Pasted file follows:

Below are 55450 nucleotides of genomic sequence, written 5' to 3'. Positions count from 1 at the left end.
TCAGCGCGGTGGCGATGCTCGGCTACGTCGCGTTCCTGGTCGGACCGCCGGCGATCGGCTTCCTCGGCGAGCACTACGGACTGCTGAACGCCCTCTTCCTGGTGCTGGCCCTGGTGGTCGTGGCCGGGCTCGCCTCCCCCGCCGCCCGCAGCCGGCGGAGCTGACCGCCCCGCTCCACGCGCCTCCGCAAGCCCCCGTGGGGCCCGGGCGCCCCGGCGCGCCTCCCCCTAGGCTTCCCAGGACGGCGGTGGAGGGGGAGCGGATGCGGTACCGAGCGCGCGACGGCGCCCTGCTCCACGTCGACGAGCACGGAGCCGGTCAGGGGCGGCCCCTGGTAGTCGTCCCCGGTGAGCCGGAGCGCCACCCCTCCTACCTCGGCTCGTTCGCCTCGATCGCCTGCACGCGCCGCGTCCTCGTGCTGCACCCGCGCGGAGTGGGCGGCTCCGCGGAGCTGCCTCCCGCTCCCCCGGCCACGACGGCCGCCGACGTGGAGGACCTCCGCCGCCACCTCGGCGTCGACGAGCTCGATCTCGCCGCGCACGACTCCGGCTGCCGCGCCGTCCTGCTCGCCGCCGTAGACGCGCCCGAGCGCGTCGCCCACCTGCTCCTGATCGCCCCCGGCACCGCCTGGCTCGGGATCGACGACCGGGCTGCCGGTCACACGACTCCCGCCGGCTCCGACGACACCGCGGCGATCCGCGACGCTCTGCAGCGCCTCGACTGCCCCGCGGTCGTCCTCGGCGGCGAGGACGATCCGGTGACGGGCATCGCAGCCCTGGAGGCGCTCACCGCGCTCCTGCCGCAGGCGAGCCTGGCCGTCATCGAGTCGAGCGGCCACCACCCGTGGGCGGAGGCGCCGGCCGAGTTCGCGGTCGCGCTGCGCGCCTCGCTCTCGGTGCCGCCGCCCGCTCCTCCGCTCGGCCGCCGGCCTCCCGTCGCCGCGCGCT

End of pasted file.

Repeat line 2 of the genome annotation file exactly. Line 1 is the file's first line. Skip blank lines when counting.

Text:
TCAGCGCGGTGGCGATGCTCGGCTACGTCGCGTTCCTGGTCGGACCGCCGGCGATCGGCTTCCTCGGCGAGCACTACGGACTGCTGAACGCCCTCTTCCTGGTGCTGGCCCTGGTGGTCGTGGCCGGGCTCGCCTCCCCCGCCGCCCGCAGCCGGCGGAGCTGACCGCCCCGCTCCACGCGCCTCCGCAAGCCCCCGTGGGGCCCGGGCGCCCCGGCGCGCCTCCCCCTAGGCTTCCCAGGACGGCGGTGGAGGGGGAGCGGATGCGGTACCGAGCGCGCGACGGCGCCCTGCTCCACGTCGACGAGCACGGAGCCGGTCAGGGGCGGCCCCTGGTAGTCGTCCCCGGTGAGCCGGAGCGCCACCCCTCCTACCTCGGCTCGTTCGCCTCGATCGCCTGCACGCGCCGCGTCCTCGTGCTGCACCCGCGCGGAGTGGGCGGCTCCGCGGAGCTGCCTCCCGCTCCCCCGGCCACGACGGCCGCCGACGTGGAGGACCTCCGCCGCCACCTCGGCGTCGACGAGCTCGATCTCGCCGCGCACGACTCCGGCTGCCGCGCCGTCCTGCTCGCCGCCGTAGACGCGCCCGAGCGCGTCGCCCACCTGCTCCTGATCGCCCCCGGCACCGCCTGGCTCGGGATCGACGACCGGGCTGCCGGTCACACGACTCCCGCCGGCTCCGACGACACCGCGGCGATCCGCGACGCTCTGCAGCGCCTCGACTGCCCCGCGGTCGTCCTCGGCGGCGAGGACGATCCGGTGACGGGCATCGCAGCCCTGGAGGCGCTCACCGCGCTCCTGCCGCAGGCGAGCCTGGCCGTCATCGAGTCGAGCGGCCACCACCCGTGGGCGGAGGCGCCGGCCGAGTTCGCGGTCGCGCTGCGCGCCTCGCTCTCGGTGCCGCCGCCCGCTCCTCCGCTCGGCCGCCGGCCTCCCGTCGCCGCGCGCT